It’s no secret that a large number of young adults know little about their credit scores. Secondary schools and higher education don’t always do enough to educate students on credit, budgets and other financial matters. While obsessing over your credit score isn’t recommended, understanding how credit scores work can help you figure out how to improve your credit health. A healthy credit sets you up for success later down the road when applying for a car loan, mortgage or even getting insurance quotes. Your credit score uses information from your credit report to assess how likely you are to repay debts in a timely manner. Understanding your credit score doesn’t have to be daunting! Read on for a brief, credit score 101:
- The three major credit reporting agencies, Equifax, Experian and TransUnion, determine your risk for assuming debt based on your credit history. The result is your credit score. This 3-digit score is based on five factors, including payment history, the amounts you owe and the types of credit you’ve obtained. Personal information like income, job, age and marital status are not considered.
- You are legally entitled to one free credit report each year from each of the three credit reporting agencies. When you’re viewing your credit report, the action of receiving it is called a “pull.” Credit pulls are separated into hard pulls and soft pulls. Hard pulls affect your credit score, soft pulls do not. For example, applying for a car loan will result in a hard pull, whereas applying for a store credit card is a soft pull.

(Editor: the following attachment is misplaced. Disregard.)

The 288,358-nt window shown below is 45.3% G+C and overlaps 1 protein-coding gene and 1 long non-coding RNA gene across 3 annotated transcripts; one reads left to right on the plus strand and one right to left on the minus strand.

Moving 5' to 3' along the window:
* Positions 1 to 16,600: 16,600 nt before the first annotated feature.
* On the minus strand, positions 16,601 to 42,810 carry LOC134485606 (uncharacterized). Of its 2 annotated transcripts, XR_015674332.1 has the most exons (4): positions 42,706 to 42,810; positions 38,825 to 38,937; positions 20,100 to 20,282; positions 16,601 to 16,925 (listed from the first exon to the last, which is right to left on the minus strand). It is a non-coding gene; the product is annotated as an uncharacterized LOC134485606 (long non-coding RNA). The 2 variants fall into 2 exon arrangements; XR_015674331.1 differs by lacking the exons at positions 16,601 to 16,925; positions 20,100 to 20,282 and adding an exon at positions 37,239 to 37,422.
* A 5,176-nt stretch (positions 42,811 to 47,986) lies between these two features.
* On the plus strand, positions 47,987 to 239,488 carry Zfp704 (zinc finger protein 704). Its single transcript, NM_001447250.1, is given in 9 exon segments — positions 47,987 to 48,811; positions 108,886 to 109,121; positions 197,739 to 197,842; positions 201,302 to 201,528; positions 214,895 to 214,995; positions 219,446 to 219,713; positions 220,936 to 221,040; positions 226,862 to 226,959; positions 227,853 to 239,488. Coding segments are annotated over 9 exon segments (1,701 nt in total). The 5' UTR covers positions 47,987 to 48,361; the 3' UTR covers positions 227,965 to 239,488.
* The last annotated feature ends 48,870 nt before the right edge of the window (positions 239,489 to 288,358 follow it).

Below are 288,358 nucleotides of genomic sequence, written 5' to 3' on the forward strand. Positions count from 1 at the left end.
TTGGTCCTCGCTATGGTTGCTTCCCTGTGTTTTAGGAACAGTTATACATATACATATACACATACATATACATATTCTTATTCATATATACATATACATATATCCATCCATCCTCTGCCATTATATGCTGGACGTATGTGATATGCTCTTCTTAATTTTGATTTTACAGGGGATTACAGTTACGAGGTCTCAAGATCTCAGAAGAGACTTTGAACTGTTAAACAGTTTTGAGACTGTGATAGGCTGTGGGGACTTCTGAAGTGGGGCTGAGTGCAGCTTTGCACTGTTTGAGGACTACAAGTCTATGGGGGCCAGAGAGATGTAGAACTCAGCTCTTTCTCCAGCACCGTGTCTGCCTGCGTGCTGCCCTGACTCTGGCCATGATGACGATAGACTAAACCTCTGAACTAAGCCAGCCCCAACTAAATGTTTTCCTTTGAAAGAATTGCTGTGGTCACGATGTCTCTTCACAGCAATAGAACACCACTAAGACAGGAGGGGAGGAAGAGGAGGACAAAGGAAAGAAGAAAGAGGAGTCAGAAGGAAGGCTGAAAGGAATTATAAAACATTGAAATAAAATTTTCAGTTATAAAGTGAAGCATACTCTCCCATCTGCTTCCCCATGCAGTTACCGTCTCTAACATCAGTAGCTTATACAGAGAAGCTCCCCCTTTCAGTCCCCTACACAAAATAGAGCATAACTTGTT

- It is important to check your report to protect against reporting mistakes and fraud. If you find something wrong on your credit report, you will find instructions for submitting disputes. You will also have contact information including a toll-free telephone number, Internet and mailing address. You may also be the victim of identity theft and not even know it! Check your report for unknown Social Security numbers and account numbers.
- There are many factors that play into your credit score. As mentioned earlier, payment history, types of credit and amount you owe play into your score. However, there are many obscure factors you may not think about. These factors include: credit card usage rate, percent of on-time payments, number of damaging marks, age of open credit lines, number of open accounts and number of hard pulls.
- The best way to raise your credit score? Pay all of your obligations on time. Your payment history usually makes up about 35% of your credit score. One late payment reported to a credit bureau can drop your score by 100 points, especially if you had a high score. These late payments can remain on your credit report for seven years. Bankruptcies appear for even longer at a staggering 10 years!
Now that you know a little more about credit scores, you can better take care of those three little, but important numbers.